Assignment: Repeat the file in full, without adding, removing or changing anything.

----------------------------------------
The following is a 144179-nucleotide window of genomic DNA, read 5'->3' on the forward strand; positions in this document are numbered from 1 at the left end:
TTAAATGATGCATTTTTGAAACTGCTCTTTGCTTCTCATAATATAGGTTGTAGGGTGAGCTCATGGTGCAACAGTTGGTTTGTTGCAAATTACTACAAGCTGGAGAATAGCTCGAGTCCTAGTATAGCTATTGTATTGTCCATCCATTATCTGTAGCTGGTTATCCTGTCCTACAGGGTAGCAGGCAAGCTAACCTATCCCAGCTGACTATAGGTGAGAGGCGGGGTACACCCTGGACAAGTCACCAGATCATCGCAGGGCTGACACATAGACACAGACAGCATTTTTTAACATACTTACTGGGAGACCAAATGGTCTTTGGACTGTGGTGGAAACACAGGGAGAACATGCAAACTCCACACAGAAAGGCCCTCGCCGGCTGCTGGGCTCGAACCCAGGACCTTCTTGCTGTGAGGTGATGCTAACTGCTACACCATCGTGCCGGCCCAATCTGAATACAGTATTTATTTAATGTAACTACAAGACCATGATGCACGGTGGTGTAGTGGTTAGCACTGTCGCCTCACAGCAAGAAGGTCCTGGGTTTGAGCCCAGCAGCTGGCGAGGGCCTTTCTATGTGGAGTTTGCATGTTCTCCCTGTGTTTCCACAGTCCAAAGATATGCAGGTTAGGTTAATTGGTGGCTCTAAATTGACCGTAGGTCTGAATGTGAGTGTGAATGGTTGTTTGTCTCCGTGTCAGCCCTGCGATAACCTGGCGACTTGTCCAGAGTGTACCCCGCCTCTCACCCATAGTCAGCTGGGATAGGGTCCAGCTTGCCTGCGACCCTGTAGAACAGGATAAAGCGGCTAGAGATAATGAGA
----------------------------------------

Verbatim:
The following is a 144179-nucleotide window of genomic DNA, read 5'->3' on the forward strand; positions in this document are numbered from 1 at the left end:
TTAAATGATGCATTTTTGAAACTGCTCTTTGCTTCTCATAATATAGGTTGTAGGGTGAGCTCATGGTGCAACAGTTGGTTTGTTGCAAATTACTACAAGCTGGAGAATAGCTCGAGTCCTAGTATAGCTATTGTATTGTCCATCCATTATCTGTAGCTGGTTATCCTGTCCTACAGGGTAGCAGGCAAGCTAACCTATCCCAGCTGACTATAGGTGAGAGGCGGGGTACACCCTGGACAAGTCACCAGATCATCGCAGGGCTGACACATAGACACAGACAGCATTTTTTAACATACTTACTGGGAGACCAAATGGTCTTTGGACTGTGGTGGAAACACAGGGAGAACATGCAAACTCCACACAGAAAGGCCCTCGCCGGCTGCTGGGCTCGAACCCAGGACCTTCTTGCTGTGAGGTGATGCTAACTGCTACACCATCGTGCCGGCCCAATCTGAATACAGTATTTATTTAATGTAACTACAAGACCATGATGCACGGTGGTGTAGTGGTTAGCACTGTCGCCTCACAGCAAGAAGGTCCTGGGTTTGAGCCCAGCAGCTGGCGAGGGCCTTTCTATGTGGAGTTTGCATGTTCTCCCTGTGTTTCCACAGTCCAAAGATATGCAGGTTAGGTTAATTGGTGGCTCTAAATTGACCGTAGGTCTGAATGTGAGTGTGAATGGTTGTTTGTCTCCGTGTCAGCCCTGCGATAACCTGGCGACTTGTCCAGAGTGTACCCCGCCTCTCACCCATAGTCAGCTGGGATAGGGTCCAGCTTGCCTGCGACCCTGTAGAACAGGATAAAGCGGCTAGAGATAATGAGA